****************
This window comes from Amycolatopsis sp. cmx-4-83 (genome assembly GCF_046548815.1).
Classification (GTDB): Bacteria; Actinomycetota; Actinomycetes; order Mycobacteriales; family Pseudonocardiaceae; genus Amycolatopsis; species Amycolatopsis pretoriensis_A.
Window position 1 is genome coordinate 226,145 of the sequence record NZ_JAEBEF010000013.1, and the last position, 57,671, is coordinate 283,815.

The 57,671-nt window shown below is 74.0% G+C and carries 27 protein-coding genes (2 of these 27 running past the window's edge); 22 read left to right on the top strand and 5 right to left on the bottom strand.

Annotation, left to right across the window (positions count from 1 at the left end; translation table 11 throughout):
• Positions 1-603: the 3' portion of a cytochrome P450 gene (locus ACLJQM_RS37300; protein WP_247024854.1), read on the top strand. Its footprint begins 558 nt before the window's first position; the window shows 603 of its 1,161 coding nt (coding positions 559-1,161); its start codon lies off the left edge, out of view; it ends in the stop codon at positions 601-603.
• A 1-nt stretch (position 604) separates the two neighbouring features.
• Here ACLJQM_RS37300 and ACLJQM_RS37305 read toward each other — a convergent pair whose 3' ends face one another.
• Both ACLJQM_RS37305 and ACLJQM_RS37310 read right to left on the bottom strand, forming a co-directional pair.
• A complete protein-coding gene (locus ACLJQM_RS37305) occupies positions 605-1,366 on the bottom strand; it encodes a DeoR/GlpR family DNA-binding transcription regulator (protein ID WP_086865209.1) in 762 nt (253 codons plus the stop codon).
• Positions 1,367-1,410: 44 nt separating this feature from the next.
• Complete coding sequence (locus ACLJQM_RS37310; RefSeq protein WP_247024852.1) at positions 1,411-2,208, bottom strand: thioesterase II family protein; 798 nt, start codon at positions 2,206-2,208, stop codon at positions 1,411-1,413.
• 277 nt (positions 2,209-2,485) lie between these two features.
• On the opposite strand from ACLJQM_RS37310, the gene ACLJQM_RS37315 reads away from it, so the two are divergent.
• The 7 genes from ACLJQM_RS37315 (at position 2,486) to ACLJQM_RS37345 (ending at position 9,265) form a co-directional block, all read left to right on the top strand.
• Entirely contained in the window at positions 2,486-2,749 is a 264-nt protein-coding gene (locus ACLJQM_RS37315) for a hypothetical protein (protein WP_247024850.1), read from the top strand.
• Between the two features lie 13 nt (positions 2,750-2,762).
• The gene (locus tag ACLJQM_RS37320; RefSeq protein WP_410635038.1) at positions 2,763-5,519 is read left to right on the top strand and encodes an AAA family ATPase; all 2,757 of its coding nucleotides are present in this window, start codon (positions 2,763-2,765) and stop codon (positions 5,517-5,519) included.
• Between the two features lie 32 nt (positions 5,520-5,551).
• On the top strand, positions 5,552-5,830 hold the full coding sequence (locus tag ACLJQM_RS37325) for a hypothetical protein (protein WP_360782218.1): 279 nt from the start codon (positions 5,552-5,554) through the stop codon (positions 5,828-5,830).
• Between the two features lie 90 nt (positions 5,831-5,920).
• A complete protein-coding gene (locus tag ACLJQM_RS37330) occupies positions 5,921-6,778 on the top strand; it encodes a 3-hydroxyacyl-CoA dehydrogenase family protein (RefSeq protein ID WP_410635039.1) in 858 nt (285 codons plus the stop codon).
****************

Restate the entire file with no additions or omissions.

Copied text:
This window comes from Amycolatopsis sp. cmx-4-83 (genome assembly GCF_046548815.1).
Classification (GTDB): Bacteria; Actinomycetota; Actinomycetes; order Mycobacteriales; family Pseudonocardiaceae; genus Amycolatopsis; species Amycolatopsis pretoriensis_A.
Window position 1 is genome coordinate 226,145 of the sequence record NZ_JAEBEF010000013.1, and the last position, 57,671, is coordinate 283,815.

The 57,671-nt window shown below is 74.0% G+C and carries 27 protein-coding genes (2 of these 27 running past the window's edge); 22 read left to right on the top strand and 5 right to left on the bottom strand.

Annotation, left to right across the window (positions count from 1 at the left end; translation table 11 throughout):
• Positions 1-603: the 3' portion of a cytochrome P450 gene (locus ACLJQM_RS37300; protein WP_247024854.1), read on the top strand. Its footprint begins 558 nt before the window's first position; the window shows 603 of its 1,161 coding nt (coding positions 559-1,161); its start codon lies off the left edge, out of view; it ends in the stop codon at positions 601-603.
• A 1-nt stretch (position 604) separates the two neighbouring features.
• Here ACLJQM_RS37300 and ACLJQM_RS37305 read toward each other — a convergent pair whose 3' ends face one another.
• Both ACLJQM_RS37305 and ACLJQM_RS37310 read right to left on the bottom strand, forming a co-directional pair.
• A complete protein-coding gene (locus ACLJQM_RS37305) occupies positions 605-1,366 on the bottom strand; it encodes a DeoR/GlpR family DNA-binding transcription regulator (protein ID WP_086865209.1) in 762 nt (253 codons plus the stop codon).
• Positions 1,367-1,410: 44 nt separating this feature from the next.
• Complete coding sequence (locus ACLJQM_RS37310; RefSeq protein WP_247024852.1) at positions 1,411-2,208, bottom strand: thioesterase II family protein; 798 nt, start codon at positions 2,206-2,208, stop codon at positions 1,411-1,413.
• 277 nt (positions 2,209-2,485) lie between these two features.
• On the opposite strand from ACLJQM_RS37310, the gene ACLJQM_RS37315 reads away from it, so the two are divergent.
• The 7 genes from ACLJQM_RS37315 (at position 2,486) to ACLJQM_RS37345 (ending at position 9,265) form a co-directional block, all read left to right on the top strand.
• Entirely contained in the window at positions 2,486-2,749 is a 264-nt protein-coding gene (locus ACLJQM_RS37315) for a hypothetical protein (protein WP_247024850.1), read from the top strand.
• Between the two features lie 13 nt (positions 2,750-2,762).
• The gene (locus tag ACLJQM_RS37320; RefSeq protein WP_410635038.1) at positions 2,763-5,519 is read left to right on the top strand and encodes an AAA family ATPase; all 2,757 of its coding nucleotides are present in this window, start codon (positions 2,763-2,765) and stop codon (positions 5,517-5,519) included.
• Between the two features lie 32 nt (positions 5,520-5,551).
• On the top strand, positions 5,552-5,830 hold the full coding sequence (locus tag ACLJQM_RS37325) for a hypothetical protein (protein WP_360782218.1): 279 nt from the start codon (positions 5,552-5,554) through the stop codon (positions 5,828-5,830).
• Between the two features lie 90 nt (positions 5,831-5,920).
• A complete protein-coding gene (locus tag ACLJQM_RS37330) occupies positions 5,921-6,778 on the top strand; it encodes a 3-hydroxyacyl-CoA dehydrogenase family protein (RefSeq protein ID WP_410635039.1) in 858 nt (285 codons plus the stop codon).